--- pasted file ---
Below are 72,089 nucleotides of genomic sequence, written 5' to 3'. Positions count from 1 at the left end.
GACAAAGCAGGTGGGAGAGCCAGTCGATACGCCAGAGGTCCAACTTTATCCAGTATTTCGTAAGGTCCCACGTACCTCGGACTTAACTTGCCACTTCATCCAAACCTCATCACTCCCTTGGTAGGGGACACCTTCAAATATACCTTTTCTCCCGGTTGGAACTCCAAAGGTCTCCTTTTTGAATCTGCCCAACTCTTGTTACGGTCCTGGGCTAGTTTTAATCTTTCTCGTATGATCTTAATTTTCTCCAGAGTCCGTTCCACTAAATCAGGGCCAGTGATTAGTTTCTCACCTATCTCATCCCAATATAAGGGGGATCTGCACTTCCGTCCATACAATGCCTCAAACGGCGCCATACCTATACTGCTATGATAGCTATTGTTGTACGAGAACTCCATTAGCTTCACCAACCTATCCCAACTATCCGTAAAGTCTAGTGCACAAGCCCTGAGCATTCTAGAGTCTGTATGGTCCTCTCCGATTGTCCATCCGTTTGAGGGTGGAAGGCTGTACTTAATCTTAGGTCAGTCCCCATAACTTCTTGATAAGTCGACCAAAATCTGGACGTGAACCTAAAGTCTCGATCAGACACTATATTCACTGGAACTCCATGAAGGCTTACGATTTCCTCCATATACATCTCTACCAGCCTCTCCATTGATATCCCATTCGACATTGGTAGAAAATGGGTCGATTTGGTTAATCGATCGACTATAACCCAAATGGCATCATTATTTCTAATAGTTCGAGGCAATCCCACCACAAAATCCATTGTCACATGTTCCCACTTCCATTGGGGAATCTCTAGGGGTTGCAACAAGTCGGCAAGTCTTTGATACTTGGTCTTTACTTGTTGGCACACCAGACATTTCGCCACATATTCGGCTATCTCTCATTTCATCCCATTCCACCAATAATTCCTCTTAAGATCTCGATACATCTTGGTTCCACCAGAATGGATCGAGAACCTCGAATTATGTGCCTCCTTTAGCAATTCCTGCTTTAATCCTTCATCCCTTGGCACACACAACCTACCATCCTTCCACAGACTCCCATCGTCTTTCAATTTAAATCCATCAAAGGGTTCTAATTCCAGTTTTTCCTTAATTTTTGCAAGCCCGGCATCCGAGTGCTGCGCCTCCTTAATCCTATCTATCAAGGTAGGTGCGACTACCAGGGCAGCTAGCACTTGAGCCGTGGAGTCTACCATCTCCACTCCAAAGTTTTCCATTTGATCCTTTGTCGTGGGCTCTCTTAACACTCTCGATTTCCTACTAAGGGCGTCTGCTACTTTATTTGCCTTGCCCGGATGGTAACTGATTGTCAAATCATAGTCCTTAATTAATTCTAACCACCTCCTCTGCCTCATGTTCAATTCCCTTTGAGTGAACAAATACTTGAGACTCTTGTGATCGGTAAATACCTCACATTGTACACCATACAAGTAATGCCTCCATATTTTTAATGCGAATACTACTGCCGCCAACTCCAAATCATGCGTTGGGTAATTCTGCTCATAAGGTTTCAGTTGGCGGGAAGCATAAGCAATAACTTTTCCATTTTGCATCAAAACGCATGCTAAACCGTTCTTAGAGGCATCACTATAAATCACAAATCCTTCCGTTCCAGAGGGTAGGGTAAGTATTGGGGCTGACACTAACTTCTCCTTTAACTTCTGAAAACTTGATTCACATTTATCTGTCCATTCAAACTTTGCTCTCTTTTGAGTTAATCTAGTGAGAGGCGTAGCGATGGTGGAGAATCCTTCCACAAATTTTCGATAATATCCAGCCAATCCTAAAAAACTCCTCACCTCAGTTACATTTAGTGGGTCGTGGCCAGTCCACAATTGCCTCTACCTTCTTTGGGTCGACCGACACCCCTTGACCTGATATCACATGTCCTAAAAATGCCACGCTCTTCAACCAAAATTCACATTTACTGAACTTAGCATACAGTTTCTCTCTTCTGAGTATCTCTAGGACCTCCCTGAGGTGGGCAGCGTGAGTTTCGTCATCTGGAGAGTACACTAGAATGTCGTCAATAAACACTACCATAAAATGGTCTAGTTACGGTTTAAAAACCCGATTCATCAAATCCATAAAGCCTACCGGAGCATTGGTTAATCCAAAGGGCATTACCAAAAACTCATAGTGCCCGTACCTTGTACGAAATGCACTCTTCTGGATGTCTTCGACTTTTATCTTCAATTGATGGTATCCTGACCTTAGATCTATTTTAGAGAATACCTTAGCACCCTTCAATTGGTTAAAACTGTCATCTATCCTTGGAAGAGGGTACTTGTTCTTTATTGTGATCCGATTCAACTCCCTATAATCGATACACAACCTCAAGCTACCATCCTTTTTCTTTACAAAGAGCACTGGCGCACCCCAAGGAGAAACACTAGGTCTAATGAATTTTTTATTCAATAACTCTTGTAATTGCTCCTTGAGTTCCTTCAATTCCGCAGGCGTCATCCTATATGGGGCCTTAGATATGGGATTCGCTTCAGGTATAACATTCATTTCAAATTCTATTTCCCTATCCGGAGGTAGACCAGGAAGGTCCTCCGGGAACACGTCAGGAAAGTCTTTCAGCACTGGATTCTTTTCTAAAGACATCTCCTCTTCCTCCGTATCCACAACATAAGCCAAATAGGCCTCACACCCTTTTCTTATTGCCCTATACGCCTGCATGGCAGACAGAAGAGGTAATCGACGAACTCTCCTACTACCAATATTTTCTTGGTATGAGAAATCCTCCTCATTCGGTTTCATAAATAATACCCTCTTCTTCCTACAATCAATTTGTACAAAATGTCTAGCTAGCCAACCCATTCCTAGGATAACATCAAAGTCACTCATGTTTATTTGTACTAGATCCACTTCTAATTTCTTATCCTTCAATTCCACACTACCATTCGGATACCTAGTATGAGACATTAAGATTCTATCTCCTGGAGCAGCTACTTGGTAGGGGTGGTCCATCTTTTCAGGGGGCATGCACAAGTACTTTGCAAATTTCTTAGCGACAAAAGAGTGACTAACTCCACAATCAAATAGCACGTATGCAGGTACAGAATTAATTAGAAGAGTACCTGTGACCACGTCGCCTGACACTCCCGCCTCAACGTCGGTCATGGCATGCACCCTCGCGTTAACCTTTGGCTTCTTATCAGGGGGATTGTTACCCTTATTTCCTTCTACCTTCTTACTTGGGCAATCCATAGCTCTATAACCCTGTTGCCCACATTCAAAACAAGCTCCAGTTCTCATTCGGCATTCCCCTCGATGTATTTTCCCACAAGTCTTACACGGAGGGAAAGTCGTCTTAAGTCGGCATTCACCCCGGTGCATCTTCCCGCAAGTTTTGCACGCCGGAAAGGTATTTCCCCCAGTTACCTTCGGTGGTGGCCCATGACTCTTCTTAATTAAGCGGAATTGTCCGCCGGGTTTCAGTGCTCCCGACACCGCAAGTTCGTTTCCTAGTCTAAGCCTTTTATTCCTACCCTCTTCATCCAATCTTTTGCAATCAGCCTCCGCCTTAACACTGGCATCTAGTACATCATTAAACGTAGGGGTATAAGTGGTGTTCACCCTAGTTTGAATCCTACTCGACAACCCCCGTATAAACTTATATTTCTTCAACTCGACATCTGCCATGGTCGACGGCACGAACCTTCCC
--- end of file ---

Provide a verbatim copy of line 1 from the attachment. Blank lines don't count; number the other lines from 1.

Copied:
Below are 72,089 nucleotides of genomic sequence, written 5' to 3'. Positions count from 1 at the left end.